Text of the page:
Gov. Gregoire got so frustrated trying to broker a compromise between Mayor Greg Nickels and House Speaker Frank Chopp on the Alaskan Way...
Gov. Christine Gregoire got so frustrated trying to broker a compromise between Mayor Greg Nickels and House Speaker Frank Chopp on the Alaskan Way Viaduct that she turned to a Republican wise man for advice.
“She called … and said, 'I've got a big problem,' " said former Gov. Dan Evans. Gregoire and her staff felt stuck between Nickels' dream of a tunnel and Chopp's demand for a new elevated highway along Seattle's waterfront. "They were kind of at wits' end," he said.
Evans, in the conversation late last year, urged Gregoire to back replacing the viaduct with a multibillion-dollar tunnel. Instead, Gregoire tried to do what she's done many times before: force a compromise through personal, private, one-on-one diplomacy.
It didn't work. Instead of a victory to add to her list of successful peace agreements, she exacerbated an increasingly bitter dispute.
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Gregoire misread Seattle politics, according to people involved in the viaduct planning, and while trying to find a compromise, came closer to Chopp's hard-line position than Nickels' — choosing the politician she has to deal with daily rather than the one who leads the state's largest city.
“She wants to be a broker, but I'm not sure there's much to broker," said City Council President Nick Licata. "You've got two intransigent politicians, Frank and Greg."
That may be in part because Chopp worked so hard behind the scenes to sink the tunnel plan.
Publicly he wasn't saying much. But at a reception at the governor's mansion, in meetings in his private office, or any time he got wind that the state might be leaning the city's way, Chopp did what he could to stop the tunnel.
To be sure, Nickels worked hard to promote the tunnel. But state officials say there was a difference.
“Chopp has used the back channel to convey his position, and the mayor has been on the front channel," Department of Transportation Secretary Doug MacDonald said.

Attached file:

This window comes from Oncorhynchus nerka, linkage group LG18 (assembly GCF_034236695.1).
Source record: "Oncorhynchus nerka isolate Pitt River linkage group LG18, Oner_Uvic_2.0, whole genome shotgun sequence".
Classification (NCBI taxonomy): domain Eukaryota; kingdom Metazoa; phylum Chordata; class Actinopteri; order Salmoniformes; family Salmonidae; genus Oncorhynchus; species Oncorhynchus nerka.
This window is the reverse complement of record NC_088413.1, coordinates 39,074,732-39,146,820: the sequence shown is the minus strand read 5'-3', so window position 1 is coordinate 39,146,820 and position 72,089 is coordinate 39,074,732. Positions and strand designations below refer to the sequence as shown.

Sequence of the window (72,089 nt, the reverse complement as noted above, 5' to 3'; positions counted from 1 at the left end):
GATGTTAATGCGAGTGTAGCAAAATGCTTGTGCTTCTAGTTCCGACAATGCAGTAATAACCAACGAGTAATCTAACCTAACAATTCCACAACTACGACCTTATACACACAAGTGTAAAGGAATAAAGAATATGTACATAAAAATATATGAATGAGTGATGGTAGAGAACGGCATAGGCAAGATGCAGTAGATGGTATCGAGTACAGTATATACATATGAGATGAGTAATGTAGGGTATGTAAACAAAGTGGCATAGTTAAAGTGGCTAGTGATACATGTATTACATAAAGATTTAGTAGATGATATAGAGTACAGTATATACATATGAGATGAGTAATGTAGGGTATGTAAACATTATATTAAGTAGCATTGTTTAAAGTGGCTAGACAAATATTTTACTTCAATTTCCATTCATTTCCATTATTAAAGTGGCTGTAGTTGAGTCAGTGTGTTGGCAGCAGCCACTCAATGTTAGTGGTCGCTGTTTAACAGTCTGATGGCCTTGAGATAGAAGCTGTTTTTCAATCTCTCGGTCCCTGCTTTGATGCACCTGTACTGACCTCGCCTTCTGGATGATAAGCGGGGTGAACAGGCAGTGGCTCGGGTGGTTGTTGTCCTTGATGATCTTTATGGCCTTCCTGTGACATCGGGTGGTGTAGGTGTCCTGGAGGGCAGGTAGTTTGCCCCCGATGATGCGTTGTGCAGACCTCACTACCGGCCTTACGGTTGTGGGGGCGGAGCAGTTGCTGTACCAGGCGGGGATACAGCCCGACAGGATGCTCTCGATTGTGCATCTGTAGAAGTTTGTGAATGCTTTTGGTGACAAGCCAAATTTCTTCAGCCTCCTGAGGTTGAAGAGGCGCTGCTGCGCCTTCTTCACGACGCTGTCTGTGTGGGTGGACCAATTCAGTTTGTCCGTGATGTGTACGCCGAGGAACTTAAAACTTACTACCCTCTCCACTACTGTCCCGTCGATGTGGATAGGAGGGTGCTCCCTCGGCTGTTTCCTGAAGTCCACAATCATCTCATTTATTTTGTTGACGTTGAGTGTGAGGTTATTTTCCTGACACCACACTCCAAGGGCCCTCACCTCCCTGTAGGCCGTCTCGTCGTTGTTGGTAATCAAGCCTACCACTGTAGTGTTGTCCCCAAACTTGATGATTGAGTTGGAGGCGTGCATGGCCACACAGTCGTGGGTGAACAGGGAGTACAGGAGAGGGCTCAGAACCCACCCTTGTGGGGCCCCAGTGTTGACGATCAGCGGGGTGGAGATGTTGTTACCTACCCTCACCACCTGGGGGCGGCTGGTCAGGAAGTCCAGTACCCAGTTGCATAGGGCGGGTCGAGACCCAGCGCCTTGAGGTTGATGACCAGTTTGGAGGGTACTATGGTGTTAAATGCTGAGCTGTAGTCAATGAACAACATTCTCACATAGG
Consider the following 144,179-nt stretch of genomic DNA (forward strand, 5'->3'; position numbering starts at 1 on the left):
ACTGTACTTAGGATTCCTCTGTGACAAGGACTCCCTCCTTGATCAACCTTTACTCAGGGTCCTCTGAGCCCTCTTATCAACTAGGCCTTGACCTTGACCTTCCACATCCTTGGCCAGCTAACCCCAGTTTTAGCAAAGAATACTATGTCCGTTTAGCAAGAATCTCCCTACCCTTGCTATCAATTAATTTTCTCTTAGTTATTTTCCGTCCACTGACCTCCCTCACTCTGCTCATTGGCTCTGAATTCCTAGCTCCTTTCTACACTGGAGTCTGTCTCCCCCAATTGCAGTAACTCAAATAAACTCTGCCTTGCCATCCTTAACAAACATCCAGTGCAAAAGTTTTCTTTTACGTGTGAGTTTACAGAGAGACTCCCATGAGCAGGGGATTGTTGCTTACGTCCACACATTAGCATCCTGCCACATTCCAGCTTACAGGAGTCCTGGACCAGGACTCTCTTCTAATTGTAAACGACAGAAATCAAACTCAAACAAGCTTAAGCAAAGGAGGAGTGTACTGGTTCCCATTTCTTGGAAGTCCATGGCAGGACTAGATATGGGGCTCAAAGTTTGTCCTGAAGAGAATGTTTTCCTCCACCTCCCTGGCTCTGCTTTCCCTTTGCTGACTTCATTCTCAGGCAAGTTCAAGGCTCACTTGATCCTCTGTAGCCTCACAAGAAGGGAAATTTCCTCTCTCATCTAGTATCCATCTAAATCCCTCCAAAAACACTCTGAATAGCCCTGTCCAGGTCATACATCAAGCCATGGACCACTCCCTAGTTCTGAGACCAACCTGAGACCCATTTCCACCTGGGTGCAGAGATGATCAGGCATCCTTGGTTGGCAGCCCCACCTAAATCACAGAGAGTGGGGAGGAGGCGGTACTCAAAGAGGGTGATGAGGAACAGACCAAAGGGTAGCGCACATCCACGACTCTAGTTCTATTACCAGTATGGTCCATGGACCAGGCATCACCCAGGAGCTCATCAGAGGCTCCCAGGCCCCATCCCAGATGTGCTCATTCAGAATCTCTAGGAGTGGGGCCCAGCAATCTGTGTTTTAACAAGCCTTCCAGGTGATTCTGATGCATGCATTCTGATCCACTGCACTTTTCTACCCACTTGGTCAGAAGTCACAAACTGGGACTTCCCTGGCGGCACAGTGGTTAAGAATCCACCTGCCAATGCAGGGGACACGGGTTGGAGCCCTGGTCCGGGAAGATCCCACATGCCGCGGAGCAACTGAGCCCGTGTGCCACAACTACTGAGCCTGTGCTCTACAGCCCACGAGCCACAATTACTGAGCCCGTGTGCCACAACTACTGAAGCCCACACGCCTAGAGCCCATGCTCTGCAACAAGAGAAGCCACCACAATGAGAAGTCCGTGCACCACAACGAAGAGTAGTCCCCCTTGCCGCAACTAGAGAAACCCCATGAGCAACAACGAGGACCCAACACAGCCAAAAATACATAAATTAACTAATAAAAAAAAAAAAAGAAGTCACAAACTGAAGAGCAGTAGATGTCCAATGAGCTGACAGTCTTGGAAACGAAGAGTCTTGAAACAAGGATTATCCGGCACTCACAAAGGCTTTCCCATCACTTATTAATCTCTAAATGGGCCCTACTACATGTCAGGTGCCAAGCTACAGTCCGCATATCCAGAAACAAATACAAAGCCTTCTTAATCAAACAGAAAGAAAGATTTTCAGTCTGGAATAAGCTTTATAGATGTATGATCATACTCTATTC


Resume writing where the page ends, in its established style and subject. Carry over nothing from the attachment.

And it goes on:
It created such an untenable situation that MacDonald one morning in January left a voice-mail message for a top Chopp aide urging the speaker to be more clear about his intentions.
“This is crazy, the goings-on around the city/state negotiations," MacDonald told Jim Richards, a Chopp aide. MacDonald wanted to assure Chopp that the Department of Transportation was no longer doing anything to help the city. But clearly a chasm had opened up within Gregoire's administration.
“I want to check in with you just to tell you that we aren't doing any work on this right now, but I'm not sure nobody else is. I don't have any confidence, whatsoever, whether or not the city might be talking with the governor's office about some kind of a tunnel-lite," MacDonald said, according to a transcript Richards made of the call.
Viaduct becomes a distraction
Though Chopp had inside connections he used well, Nickels' position is backed by most of the city's establishment, including the Downtown Seattle Association, the Seattle Chamber of Commerce, environmental groups and many transportation and labor organizations.
They see a tunnel as a once-in-a-generation chance to reunite downtown Seattle with its waterfront and get rid of what they consider a noisy, ugly highway that has divided the city for more than 50 years.
For the past few days, Nickels has been dealing with a family matter and wasn't available to comment for this story.
Engineers say the viaduct must be replaced soon because the 2001 Nisqually earthquake caused major cracks in the aging structure. It could collapse in the next earthquake.